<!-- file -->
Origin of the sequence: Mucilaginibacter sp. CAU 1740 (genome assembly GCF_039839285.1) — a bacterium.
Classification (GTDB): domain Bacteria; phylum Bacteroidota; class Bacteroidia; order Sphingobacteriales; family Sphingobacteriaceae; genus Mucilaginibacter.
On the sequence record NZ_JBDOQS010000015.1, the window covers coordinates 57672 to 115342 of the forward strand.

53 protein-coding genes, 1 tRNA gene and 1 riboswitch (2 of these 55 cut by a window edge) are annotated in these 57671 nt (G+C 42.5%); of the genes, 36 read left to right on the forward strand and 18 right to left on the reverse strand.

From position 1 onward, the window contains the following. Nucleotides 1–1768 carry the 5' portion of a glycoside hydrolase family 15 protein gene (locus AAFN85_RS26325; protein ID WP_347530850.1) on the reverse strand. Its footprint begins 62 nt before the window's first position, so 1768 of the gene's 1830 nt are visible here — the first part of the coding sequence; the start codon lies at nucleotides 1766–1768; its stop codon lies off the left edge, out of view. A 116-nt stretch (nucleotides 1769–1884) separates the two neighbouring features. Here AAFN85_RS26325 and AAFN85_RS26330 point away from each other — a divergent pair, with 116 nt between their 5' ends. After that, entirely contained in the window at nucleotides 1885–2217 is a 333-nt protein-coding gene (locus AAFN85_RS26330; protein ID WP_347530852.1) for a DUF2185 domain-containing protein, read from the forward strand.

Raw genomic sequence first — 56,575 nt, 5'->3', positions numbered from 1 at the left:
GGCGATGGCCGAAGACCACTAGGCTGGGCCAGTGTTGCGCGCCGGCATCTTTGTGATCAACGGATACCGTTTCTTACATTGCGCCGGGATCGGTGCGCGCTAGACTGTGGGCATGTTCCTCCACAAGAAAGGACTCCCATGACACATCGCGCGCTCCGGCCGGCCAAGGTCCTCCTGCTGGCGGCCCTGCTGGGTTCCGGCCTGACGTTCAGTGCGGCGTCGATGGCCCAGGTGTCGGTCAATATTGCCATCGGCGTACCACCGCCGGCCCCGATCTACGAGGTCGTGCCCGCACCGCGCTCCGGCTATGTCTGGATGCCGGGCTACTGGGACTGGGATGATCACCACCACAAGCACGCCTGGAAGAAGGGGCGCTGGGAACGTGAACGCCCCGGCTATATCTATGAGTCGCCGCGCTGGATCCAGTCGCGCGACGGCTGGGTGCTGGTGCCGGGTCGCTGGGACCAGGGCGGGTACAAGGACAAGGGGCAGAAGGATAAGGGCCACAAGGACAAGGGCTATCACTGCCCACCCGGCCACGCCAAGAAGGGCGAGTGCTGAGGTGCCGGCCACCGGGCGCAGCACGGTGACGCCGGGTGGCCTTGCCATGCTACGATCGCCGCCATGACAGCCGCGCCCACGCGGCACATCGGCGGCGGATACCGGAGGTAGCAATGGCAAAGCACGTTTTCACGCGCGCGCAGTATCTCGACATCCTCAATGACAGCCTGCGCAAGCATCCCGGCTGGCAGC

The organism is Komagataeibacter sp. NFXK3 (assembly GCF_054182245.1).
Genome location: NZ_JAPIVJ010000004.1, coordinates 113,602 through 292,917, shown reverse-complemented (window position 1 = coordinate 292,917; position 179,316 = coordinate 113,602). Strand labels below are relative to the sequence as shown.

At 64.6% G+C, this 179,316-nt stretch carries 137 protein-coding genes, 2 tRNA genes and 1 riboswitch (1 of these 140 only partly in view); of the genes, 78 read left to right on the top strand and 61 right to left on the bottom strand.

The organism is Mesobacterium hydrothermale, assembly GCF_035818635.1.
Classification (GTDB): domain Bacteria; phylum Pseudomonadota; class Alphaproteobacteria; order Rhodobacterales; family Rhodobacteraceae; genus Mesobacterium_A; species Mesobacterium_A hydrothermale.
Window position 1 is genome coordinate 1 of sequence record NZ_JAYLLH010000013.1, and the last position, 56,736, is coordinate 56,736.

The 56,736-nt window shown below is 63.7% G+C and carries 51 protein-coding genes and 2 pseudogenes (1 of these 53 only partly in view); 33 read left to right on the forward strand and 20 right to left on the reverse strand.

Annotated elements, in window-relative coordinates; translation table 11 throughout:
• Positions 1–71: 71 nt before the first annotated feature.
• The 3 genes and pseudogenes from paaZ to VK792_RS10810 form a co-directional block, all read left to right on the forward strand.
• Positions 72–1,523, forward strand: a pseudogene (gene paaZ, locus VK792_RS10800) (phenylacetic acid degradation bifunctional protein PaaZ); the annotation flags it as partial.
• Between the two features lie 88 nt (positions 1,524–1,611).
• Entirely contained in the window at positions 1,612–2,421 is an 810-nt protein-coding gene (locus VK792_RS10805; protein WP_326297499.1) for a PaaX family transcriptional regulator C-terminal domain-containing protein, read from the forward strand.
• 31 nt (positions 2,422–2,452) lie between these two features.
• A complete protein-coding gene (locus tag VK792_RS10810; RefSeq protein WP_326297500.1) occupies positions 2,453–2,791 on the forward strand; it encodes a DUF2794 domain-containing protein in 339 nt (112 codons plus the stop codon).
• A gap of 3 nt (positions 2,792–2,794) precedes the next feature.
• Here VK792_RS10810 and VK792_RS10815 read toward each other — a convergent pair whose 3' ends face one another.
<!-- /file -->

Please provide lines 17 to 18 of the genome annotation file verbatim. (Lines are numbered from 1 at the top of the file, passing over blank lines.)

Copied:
• The 3 genes and pseudogenes from paaZ to VK792_RS10810 form a co-directional block, all read left to right on the forward strand.
• Positions 72–1,523, forward strand: a pseudogene (gene paaZ, locus VK792_RS10800) (phenylacetic acid degradation bifunctional protein PaaZ); the annotation flags it as partial.